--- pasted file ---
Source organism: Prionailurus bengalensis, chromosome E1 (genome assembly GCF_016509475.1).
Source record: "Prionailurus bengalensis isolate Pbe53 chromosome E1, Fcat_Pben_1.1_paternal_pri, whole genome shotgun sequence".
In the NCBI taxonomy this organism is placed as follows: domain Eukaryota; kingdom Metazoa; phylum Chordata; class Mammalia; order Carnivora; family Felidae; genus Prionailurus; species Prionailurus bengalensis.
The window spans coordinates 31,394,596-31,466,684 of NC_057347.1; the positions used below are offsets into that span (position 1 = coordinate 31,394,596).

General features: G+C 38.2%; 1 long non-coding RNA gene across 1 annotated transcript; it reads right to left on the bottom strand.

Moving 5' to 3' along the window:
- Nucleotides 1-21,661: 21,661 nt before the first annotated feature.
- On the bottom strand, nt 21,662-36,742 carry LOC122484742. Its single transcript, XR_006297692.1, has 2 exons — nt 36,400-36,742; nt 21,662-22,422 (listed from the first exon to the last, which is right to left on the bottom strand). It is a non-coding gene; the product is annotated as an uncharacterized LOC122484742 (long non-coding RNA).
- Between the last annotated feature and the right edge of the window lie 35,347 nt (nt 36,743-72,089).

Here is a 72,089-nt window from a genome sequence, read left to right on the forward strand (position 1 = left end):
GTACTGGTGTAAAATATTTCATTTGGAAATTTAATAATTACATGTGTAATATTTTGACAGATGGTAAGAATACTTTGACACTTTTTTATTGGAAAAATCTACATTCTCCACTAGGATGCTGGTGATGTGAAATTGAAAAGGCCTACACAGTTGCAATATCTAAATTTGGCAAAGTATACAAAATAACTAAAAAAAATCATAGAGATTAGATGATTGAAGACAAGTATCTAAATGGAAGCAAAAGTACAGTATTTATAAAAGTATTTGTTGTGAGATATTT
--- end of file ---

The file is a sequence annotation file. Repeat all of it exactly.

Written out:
Source organism: Prionailurus bengalensis, chromosome E1 (genome assembly GCF_016509475.1).
Source record: "Prionailurus bengalensis isolate Pbe53 chromosome E1, Fcat_Pben_1.1_paternal_pri, whole genome shotgun sequence".
In the NCBI taxonomy this organism is placed as follows: domain Eukaryota; kingdom Metazoa; phylum Chordata; class Mammalia; order Carnivora; family Felidae; genus Prionailurus; species Prionailurus bengalensis.
The window spans coordinates 31,394,596-31,466,684 of NC_057347.1; the positions used below are offsets into that span (position 1 = coordinate 31,394,596).

General features: G+C 38.2%; 1 long non-coding RNA gene across 1 annotated transcript; it reads right to left on the bottom strand.

Moving 5' to 3' along the window:
- Nucleotides 1-21,661: 21,661 nt before the first annotated feature.
- On the bottom strand, nt 21,662-36,742 carry LOC122484742. Its single transcript, XR_006297692.1, has 2 exons — nt 36,400-36,742; nt 21,662-22,422 (listed from the first exon to the last, which is right to left on the bottom strand). It is a non-coding gene; the product is annotated as an uncharacterized LOC122484742 (long non-coding RNA).
- Between the last annotated feature and the right edge of the window lie 35,347 nt (nt 36,743-72,089).

Here is a 72,089-nt window from a genome sequence, read left to right on the forward strand (position 1 = left end):
GTACTGGTGTAAAATATTTCATTTGGAAATTTAATAATTACATGTGTAATATTTTGACAGATGGTAAGAATACTTTGACACTTTTTTATTGGAAAAATCTACATTCTCCACTAGGATGCTGGTGATGTGAAATTGAAAAGGCCTACACAGTTGCAATATCTAAATTTGGCAAAGTATACAAAATAACTAAAAAAAATCATAGAGATTAGATGATTGAAGACAAGTATCTAAATGGAAGCAAAAGTACAGTATTTATAAAAGTATTTGTTGTGAGATATTT